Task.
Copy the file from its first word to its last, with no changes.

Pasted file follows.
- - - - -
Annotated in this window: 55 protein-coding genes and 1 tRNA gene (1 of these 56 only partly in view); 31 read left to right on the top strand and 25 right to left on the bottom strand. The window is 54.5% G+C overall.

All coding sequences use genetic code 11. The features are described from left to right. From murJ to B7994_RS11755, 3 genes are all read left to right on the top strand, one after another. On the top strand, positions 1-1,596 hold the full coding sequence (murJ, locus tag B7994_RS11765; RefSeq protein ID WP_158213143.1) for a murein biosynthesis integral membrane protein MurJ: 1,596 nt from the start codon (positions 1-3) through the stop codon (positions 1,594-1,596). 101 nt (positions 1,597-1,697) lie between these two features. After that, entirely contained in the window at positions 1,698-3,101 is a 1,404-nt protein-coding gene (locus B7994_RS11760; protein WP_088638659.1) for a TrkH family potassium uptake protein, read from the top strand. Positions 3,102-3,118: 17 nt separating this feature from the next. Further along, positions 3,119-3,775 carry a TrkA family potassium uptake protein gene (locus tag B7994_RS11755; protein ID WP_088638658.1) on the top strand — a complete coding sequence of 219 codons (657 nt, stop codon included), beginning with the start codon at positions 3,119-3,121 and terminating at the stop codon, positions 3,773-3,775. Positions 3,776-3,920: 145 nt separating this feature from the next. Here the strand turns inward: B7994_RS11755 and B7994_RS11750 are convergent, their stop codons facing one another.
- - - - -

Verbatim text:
Annotated in this window: 55 protein-coding genes and 1 tRNA gene (1 of these 56 only partly in view); 31 read left to right on the top strand and 25 right to left on the bottom strand. The window is 54.5% G+C overall.

All coding sequences use genetic code 11. The features are described from left to right. From murJ to B7994_RS11755, 3 genes are all read left to right on the top strand, one after another. On the top strand, positions 1-1,596 hold the full coding sequence (murJ, locus tag B7994_RS11765; RefSeq protein ID WP_158213143.1) for a murein biosynthesis integral membrane protein MurJ: 1,596 nt from the start codon (positions 1-3) through the stop codon (positions 1,594-1,596). 101 nt (positions 1,597-1,697) lie between these two features. After that, entirely contained in the window at positions 1,698-3,101 is a 1,404-nt protein-coding gene (locus B7994_RS11760; protein WP_088638659.1) for a TrkH family potassium uptake protein, read from the top strand. Positions 3,102-3,118: 17 nt separating this feature from the next. Further along, positions 3,119-3,775 carry a TrkA family potassium uptake protein gene (locus tag B7994_RS11755; protein ID WP_088638658.1) on the top strand — a complete coding sequence of 219 codons (657 nt, stop codon included), beginning with the start codon at positions 3,119-3,121 and terminating at the stop codon, positions 3,773-3,775. Positions 3,776-3,920: 145 nt separating this feature from the next. Here the strand turns inward: B7994_RS11755 and B7994_RS11750 are convergent, their stop codons facing one another.